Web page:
• Your Not-Comics Link of the Day:


    Magician Penn Jillette has a confession to make.

    (Above: screenshot from the video.)


  • Your Scans_Daily Link of the Day:


    Shintaro Kago brings the kinky weirdness.

    (Above: sequence from The Power Plant, ©2009 Shintaro Kago.)


Events Calendar


This Week:


  • December 8 (Arlington, VA): The Washington Webtoonists hold their monthly gathering at the Ballston Common Mall on Wilson Boulevard, from 8-10PM. Details here.
  • December 9 (New York City, NY): Mad Magazine cartoonist Al Jaffee will speak at Columbia University’s Schermerhorn Hall, beginning at 8PM. Details here.
  • December 10 (Edinburgh, Scotland): Dark Entries writer Ian Rankin makes an appearance at Forbidden Planet on SouthBridge Street, from 5-7PM. Details here.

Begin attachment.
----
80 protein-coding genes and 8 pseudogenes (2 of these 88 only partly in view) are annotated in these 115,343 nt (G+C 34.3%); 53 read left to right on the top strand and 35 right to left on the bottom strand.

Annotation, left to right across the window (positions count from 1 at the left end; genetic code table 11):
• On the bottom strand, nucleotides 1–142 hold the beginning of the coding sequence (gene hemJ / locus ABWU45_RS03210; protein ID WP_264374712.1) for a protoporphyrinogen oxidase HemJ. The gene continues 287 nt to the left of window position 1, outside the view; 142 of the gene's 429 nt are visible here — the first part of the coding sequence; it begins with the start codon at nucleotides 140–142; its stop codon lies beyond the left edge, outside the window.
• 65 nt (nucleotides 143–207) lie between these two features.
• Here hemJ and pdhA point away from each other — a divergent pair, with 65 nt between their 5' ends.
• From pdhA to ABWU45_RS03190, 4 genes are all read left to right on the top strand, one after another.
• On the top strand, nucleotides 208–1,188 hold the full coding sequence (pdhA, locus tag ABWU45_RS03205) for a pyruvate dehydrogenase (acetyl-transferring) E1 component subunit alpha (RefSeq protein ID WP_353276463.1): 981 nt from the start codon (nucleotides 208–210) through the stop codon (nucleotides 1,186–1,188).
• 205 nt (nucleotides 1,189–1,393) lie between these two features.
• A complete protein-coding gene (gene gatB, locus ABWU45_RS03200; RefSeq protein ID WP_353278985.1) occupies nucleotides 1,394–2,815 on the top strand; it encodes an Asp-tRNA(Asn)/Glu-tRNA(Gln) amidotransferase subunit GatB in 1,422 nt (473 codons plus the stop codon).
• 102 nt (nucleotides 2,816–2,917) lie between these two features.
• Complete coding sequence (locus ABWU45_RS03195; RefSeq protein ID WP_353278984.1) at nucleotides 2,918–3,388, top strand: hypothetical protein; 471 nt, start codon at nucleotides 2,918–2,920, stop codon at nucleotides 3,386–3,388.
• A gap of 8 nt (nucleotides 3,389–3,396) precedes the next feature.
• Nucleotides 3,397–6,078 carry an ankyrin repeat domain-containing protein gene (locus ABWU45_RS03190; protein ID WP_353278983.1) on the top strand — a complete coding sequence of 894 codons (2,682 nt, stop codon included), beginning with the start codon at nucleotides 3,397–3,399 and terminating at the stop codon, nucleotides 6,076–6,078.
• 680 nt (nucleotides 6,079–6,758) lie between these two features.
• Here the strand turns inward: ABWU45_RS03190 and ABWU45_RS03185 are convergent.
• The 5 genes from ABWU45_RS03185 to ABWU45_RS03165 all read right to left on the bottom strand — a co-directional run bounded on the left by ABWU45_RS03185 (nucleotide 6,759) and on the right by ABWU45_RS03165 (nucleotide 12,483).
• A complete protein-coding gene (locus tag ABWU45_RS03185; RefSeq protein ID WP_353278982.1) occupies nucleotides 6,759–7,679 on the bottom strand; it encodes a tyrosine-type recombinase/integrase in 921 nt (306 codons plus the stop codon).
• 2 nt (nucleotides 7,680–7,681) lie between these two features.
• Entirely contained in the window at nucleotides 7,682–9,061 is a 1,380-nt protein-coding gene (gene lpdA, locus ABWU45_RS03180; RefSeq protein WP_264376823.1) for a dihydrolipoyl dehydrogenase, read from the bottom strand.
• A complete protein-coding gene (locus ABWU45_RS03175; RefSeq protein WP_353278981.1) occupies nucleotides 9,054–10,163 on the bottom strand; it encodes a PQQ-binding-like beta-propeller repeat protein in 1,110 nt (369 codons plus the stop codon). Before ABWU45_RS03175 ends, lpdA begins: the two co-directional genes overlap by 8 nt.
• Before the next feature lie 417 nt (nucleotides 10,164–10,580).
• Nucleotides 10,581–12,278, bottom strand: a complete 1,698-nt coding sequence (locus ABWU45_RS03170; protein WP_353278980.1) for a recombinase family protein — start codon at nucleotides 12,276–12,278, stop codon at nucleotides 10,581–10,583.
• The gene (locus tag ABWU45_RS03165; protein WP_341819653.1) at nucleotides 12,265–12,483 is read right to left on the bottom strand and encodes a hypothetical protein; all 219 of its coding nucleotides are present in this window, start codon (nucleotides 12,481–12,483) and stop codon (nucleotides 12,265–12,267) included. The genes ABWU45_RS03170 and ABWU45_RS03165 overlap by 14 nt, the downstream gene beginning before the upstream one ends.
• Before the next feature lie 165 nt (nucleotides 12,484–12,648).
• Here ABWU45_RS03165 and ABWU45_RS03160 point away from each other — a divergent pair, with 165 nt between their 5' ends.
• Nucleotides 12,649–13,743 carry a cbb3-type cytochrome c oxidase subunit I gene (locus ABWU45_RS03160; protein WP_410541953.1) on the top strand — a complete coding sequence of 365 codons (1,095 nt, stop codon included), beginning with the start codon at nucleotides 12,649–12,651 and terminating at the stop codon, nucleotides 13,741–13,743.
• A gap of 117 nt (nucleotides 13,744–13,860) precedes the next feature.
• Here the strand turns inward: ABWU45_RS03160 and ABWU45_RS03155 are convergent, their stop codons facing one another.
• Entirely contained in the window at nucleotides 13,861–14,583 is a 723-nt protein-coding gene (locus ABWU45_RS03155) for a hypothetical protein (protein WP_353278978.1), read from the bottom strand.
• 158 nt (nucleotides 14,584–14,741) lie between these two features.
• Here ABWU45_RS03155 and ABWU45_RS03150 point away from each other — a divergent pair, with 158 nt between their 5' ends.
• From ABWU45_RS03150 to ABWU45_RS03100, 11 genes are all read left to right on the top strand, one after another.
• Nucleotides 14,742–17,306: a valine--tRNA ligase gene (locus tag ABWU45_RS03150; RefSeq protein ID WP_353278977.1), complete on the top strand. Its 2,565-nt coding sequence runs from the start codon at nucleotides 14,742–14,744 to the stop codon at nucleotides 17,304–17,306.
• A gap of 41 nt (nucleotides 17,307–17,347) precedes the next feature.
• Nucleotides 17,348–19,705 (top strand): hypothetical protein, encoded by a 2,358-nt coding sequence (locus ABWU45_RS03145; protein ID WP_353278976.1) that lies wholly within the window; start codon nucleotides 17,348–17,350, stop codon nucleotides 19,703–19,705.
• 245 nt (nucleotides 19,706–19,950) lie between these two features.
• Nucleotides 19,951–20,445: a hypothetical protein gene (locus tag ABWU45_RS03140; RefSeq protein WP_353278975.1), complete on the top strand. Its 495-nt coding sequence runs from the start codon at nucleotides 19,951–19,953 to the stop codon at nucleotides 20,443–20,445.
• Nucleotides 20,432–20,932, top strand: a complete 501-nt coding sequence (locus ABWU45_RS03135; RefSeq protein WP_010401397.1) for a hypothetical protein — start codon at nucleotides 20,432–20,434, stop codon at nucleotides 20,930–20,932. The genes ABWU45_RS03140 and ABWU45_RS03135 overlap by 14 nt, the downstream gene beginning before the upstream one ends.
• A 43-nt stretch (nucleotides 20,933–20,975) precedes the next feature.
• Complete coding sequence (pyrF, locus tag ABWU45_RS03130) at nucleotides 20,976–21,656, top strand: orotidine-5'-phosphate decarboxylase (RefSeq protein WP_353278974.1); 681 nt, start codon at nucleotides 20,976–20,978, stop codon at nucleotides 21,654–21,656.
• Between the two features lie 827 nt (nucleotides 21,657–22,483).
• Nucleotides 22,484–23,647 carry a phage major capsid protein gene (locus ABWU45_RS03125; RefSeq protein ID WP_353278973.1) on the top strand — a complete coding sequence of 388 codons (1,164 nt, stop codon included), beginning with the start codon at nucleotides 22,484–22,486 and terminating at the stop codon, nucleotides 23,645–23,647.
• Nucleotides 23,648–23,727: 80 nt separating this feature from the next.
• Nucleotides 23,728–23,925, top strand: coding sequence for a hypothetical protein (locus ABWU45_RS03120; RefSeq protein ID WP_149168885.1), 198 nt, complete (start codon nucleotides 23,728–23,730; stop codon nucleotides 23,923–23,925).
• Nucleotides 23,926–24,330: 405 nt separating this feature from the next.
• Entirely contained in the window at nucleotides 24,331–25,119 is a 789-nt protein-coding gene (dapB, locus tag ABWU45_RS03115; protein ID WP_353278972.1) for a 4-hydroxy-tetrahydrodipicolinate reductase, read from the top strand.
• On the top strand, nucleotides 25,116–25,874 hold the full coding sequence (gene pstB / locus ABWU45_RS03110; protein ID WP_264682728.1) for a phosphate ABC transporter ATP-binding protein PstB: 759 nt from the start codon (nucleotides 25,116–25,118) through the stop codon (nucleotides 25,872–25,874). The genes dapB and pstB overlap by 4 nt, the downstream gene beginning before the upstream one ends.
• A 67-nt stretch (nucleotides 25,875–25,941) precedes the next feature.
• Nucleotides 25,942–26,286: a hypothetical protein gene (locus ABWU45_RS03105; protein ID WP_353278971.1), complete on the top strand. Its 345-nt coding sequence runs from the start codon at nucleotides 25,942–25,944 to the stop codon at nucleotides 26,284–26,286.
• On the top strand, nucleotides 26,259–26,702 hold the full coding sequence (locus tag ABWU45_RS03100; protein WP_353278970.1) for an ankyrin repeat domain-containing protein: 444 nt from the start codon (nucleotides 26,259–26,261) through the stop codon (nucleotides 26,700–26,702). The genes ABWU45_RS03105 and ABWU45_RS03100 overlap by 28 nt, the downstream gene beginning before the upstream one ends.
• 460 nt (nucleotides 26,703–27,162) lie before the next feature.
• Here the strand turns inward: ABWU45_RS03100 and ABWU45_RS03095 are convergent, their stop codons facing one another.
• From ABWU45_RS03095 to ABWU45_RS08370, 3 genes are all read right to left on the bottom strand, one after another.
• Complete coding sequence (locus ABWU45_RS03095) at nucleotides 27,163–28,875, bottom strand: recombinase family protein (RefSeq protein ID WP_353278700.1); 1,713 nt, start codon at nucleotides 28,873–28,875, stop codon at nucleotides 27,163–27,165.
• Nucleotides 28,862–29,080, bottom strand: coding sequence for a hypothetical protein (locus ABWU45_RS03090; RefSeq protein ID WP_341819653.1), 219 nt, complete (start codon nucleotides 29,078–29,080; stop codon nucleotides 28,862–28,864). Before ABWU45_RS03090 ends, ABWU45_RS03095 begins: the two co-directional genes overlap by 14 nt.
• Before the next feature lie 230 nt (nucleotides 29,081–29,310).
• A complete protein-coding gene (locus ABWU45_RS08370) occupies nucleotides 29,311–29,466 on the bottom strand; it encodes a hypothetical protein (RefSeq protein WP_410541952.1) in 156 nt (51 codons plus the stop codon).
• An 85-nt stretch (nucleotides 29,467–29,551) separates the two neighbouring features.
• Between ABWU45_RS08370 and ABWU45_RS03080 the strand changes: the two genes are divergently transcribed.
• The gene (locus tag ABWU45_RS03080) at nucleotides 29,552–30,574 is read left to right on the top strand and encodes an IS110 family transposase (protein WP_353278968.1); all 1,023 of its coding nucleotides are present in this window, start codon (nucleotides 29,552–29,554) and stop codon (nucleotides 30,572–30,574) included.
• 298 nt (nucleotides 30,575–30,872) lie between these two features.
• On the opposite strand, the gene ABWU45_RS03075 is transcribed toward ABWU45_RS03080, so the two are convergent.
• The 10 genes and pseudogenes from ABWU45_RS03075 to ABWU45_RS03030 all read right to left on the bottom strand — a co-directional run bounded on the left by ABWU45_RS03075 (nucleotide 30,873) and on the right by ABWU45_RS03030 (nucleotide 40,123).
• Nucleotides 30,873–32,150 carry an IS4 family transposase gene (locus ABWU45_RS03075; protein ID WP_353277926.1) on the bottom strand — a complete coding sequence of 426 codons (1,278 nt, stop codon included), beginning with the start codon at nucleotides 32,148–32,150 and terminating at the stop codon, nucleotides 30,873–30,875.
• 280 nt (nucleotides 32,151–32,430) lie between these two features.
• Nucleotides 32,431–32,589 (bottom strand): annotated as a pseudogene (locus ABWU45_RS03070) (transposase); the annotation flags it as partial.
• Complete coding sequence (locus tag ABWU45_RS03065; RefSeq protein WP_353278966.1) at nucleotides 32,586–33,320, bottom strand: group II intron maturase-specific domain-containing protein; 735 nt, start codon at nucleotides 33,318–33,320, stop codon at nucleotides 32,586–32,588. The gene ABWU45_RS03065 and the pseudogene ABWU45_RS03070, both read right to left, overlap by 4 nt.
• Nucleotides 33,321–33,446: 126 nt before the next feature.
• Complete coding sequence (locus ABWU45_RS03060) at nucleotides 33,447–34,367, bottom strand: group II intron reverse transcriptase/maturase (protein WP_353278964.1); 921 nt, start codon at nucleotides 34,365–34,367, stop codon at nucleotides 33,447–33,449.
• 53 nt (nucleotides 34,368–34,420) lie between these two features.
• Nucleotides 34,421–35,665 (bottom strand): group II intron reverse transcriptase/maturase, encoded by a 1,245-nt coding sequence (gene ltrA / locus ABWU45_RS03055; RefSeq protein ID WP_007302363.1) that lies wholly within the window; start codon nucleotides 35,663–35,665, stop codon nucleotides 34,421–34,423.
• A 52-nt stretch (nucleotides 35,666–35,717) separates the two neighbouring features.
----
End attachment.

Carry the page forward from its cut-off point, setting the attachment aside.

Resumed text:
• December 11-13 (Somewhere in Belgium): I don’t read Flemish, so I can’t tell you much about Strip Turnhout save what’s available at the Forbidden Planet Blog and the event’s homepage.
  • December 11 (Providence, RI): Al Columbia will be signing books and meeting readers at Ada Books on Westminster Street, from 6-8PM. Details here.
  • December 11 (Chicago, IL): Jeffrey Brown, Chris Burnham and Gabriel Bautista will be on-hand for a fundraiser for the educational group Reading With Pictures at Chicago Comics on Clark Street, from 6-9PM. Details here.
  • December 11 (Manila, Philippines): A gallery opening and launch party for new books on Botong Francisco and Francisco Coching takes place at the National Museum of the Filipino People on Agrifina Circle, beginning at 6:30PM. Details here.